Getting Started¶

After the Installation and familiarizing with the most important Input Files and Output Files, the best way to get started with SEED is to try to replicate some Test Cases and start understanding the main parameters with the help of the Parameter File Generator.

Installation¶

SEED code is hosted on GitLab.

In order to build the latest development version of SEED do the following (you may have to modify the Makefile.local in the src folder):

git clone https://gitlab.com/CaflischLab/SEED
cd SEED/src
make seed


SEED makes use of the BOOST C++ Libraries. The necessary header files are distributed along with SEED. The binary is compiled into the SEED/bin folder.

After installation run SEED with the following command:

seed_4 seed.inp >& log


For compiling and running the parallel version of SEED, refer to Running SEED on a cluster.

Input Files¶

The following is a list of the input files required for a SEED run:

• The file seed.inp contains the most frequently modified input values (path and name of structural input files, list of residues forming the binding pocket, switch between polar and apolar docking, …). For detailed information see Input Parameters.

• The parameter file seed.par (filename can be specified in i1) contains less frequently modified input/output options, parameters for docking, energy and clustering. Modification of some parameters in this file is recommended only to advanced users who wish to fine tune the SEED energy model.

Both seed.inp and seed.par allows comment lines (starting with a #) and the files must terminate with the word end. All the other lines hold information read by the program. It is important that this information is provided in the correct order for parsing by the program. In this documentation and in the pdf user manual, parameters referring to the input and parameter files are indicated by i and p respectively. For a detailed description refer to Parameters. For a full working example of the input and parameter file try out the Parameter File Generator and the test cases in the Tutorials section.

• A standard SYBYL mol2 format file containing all the fragments to dock. This file is simply the concatenation of all the fragments, expressed in mol2 format. Note that different conformations of the same fragment are treated as different fragments. Partial charges are written in the 9th column in the @<TRIPOS>ATOM record.

In order to retrieve the correct van der Waals parameters from seed.par file (block p29), the CHARMM atom types should be specified in the mol2 file. This is done using the alternative atom type specified by the record @<TRIPOS>ALT_TYPE, which takes the following form:

@<TRIPOS>ALT_TYPE
CGenFF_4.0_ALT_TYPE_SET
CGenFF_4.0 1 CG331 2 CG301 3 CG331 4 CG324 ...


Where CGenFF_4.0_ALT_TYPE_SET sets a user-defined name (for example CGenFF_4.0) for the alternative atom type set. This name is repeated on the next line, followed by the list of “atom number-atom type” pairs for each atom in the molecule. This list should span a single line, but can be broken by using \\. It is recommended to keep the SYBYL atom types on the 6th column of the record @<TRIPOS>ATOM as they are recognized by most cheminformatics and visualization software. The first line of the SYBYL record @<TRIPOS>MOLECULE specifies the fragment name. It is convenient (but not necessary) to have unique names for each fragment. In case fragments with duplicate names are found in the input, they will be renamed in all the output files appending to their name the dollar sign \$ and an incremental index. As the fragment mol2 input file is read sequentially, the number of fragments in it does not have to be specified a priori.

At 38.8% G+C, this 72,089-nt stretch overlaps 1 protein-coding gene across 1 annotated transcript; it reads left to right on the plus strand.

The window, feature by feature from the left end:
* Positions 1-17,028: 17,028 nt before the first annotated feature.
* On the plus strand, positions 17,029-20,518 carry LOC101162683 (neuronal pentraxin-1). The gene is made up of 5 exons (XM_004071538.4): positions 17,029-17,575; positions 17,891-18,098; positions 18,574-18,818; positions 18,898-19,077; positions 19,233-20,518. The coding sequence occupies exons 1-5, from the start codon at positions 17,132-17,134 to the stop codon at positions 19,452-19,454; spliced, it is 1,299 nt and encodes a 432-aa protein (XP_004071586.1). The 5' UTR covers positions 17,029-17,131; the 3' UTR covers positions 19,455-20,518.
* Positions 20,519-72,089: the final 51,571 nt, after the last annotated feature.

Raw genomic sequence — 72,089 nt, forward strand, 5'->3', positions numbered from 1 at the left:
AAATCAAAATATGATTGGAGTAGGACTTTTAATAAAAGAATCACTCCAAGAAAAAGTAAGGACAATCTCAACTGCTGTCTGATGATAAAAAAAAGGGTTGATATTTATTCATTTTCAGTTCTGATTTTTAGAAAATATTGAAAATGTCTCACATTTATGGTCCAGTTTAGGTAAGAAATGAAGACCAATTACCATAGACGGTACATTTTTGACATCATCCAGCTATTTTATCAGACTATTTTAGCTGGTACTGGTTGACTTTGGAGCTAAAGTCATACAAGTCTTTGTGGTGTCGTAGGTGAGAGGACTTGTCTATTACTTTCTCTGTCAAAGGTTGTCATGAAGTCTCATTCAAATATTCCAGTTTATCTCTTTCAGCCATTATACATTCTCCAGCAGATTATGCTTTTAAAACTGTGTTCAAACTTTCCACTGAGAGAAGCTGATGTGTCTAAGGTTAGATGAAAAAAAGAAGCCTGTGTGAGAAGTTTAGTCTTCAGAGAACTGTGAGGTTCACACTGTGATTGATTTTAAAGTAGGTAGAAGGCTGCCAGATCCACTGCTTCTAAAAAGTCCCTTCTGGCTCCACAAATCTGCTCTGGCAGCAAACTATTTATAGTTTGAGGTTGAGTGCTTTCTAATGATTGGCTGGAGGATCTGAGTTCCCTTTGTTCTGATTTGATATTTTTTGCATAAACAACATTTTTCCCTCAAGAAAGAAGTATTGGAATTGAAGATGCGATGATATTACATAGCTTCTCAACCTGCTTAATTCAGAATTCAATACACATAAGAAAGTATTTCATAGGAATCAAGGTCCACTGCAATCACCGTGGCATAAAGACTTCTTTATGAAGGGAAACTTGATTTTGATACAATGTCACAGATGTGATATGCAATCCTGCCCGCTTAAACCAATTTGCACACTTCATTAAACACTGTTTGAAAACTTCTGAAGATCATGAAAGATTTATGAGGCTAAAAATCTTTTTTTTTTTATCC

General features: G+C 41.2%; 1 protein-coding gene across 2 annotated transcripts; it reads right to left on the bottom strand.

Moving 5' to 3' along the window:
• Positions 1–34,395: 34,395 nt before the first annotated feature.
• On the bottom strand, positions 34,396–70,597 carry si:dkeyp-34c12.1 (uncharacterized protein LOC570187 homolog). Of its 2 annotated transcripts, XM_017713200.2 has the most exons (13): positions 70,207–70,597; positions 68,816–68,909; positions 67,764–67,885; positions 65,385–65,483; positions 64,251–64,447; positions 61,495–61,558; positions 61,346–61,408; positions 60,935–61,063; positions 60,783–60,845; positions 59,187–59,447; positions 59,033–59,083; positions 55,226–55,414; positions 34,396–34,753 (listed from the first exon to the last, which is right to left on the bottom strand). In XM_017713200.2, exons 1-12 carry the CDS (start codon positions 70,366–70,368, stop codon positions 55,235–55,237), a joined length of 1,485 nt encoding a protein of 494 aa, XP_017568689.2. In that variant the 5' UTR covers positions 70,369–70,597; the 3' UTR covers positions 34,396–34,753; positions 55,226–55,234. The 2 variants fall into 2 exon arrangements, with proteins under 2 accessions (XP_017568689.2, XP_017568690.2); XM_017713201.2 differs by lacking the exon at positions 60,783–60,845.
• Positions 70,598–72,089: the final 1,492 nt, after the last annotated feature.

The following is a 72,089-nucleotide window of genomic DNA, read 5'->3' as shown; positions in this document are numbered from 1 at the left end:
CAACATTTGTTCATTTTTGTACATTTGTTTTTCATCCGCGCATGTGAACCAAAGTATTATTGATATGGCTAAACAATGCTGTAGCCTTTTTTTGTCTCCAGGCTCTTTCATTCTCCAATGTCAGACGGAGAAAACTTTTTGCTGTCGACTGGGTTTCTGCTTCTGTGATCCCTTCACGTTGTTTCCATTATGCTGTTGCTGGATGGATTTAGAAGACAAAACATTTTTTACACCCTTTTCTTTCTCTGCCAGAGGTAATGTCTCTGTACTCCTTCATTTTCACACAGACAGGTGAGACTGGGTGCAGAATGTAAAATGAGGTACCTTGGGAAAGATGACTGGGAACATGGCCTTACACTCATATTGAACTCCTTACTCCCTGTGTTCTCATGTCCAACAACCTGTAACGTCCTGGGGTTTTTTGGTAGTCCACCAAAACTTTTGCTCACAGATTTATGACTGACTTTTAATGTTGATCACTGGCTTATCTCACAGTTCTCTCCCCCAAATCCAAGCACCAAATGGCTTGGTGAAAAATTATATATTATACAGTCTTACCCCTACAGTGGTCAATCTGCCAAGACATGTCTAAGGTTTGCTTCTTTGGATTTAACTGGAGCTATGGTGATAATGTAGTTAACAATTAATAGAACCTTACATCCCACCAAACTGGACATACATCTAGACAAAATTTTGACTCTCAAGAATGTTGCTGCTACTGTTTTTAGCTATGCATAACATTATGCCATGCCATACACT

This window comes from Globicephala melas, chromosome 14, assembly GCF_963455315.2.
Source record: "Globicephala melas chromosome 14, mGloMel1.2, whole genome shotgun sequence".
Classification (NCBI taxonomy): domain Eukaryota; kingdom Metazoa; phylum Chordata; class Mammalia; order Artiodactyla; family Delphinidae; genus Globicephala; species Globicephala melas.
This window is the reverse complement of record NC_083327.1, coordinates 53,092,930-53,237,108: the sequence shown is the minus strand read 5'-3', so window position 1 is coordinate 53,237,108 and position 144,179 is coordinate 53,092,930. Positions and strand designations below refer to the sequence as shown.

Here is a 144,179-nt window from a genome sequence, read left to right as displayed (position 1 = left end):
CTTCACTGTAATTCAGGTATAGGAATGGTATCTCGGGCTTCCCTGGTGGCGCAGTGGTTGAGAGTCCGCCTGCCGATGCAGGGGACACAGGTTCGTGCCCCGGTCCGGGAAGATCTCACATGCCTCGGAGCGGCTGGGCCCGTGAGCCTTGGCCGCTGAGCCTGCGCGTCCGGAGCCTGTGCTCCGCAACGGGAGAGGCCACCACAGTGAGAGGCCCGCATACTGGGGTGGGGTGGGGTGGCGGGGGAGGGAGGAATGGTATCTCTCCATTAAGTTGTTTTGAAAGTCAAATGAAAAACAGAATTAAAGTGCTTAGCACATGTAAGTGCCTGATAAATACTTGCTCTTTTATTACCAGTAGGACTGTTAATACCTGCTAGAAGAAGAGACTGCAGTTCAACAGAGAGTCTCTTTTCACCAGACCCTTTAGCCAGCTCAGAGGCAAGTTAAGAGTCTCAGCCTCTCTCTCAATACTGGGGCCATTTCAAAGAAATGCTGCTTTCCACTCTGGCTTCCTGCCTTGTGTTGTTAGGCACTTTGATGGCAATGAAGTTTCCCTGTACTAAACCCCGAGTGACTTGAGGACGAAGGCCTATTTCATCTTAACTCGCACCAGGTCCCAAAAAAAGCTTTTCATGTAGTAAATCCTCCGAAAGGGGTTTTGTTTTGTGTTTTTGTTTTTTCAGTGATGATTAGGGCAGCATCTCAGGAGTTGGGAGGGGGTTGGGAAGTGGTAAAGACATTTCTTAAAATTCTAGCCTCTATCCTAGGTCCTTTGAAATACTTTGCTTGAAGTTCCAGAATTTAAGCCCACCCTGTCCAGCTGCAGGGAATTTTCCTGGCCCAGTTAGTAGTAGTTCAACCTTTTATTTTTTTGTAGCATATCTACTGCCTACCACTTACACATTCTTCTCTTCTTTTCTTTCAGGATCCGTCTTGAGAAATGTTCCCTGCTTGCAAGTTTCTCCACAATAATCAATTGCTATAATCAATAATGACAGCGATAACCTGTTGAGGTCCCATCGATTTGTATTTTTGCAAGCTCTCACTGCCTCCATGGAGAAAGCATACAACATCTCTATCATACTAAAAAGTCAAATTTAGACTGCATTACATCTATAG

• A standard SYBYL mol2 file for the receptor with partial charges on the 9th column in the @<TRIPOS>ATOM record (as for the fragments) and CHARMM atom types specified by the @<TRIPOS>ALT_TYPE record (refer to the fragment file description for details).

Output Files¶

The main SEED output file, whose filename is specified in p6 (by default seed.out), contains detailed information about the energy values (with both fast and accurate model) and results of clustering. The first term of p28 is the maximal number of lines that can be written in the main output file for each docking step of each fragment type. The second term of p28 gives control on which information may be discarded in the output file (print level).

A directory outputs in which all the output files are written is automatically created by the program. Note that if a directory named outputs is already present, it will be overwritten by the SEED run.

<FragmentMol2FileName>_clus.mol2 contains the fragment top poses per cluster ranked by accurate energy after the postprocessing step. This file is the concatenation of a mol2 file for each saved pose. The maximum number of poses to be saved per cluster can be set in p5 (first value). The comment line of the SYBYL mol2 record @<TRIPOS>MOLECULE (6th line after the record identifier) contains some useful information about the pose, i.e. increasing pose index, cluster number, total energy and fragment number (Fr_nu). The latter represents the program internal numbering of the pose and it is not interesting per se, but it can be used to match the pose to docking information written in seed.out.

seed_clus.dat is a summary table containing the separate energy terms for each fragment position saved to <FragmentMol2FileName>_clus.mol2. This information can be also retrieved from the main output file. Columns are organized as follows:

• Name: Fragment name.
• Pose: Incremental pose number. This index restarts at 1 for each new fragment.
• Cluster: Cluster number.
• Fr_nu: Fragment number. This is SEED internal pose number.
• Tot: Total binding energy.
• ElinW: Electrostatic interaction in water.
• rec_des: Desolvation of the receptor upon complex formation.
• frg_des: Desolvation of the fragment upon complex formation.
• vdW: Van der Waals interaction energy.
• DElec: Electrostatic difference upon fragment binding. It is given by ElinW-DG_hydr. It roughly represents how good the fragment feels in the protein compared to how good it feels in water.
• DG_hydr: Free energy of hydration of the fragment.
• Tot_eff: Tot/HAC.
• vdW_eff: vdW/HAC.
• Elec_eff: ElinW/HAC.
• HAC: Heavy atom count. It is the total number of non-hydrogen atoms in the fragment.
• MW: Molecular weight of the fragment.

<FragmentMol2FileName>_best.mol2 contains the best fragment positions, according to the total binding energy, irrespective of the cluster they belong to (maximum number of saved poses set by p5, second value). The difference with respect to <FragmentMol2FileName>_clus.mol2 is that the user can set the total number of poses to be saved instead of the number of cluster members.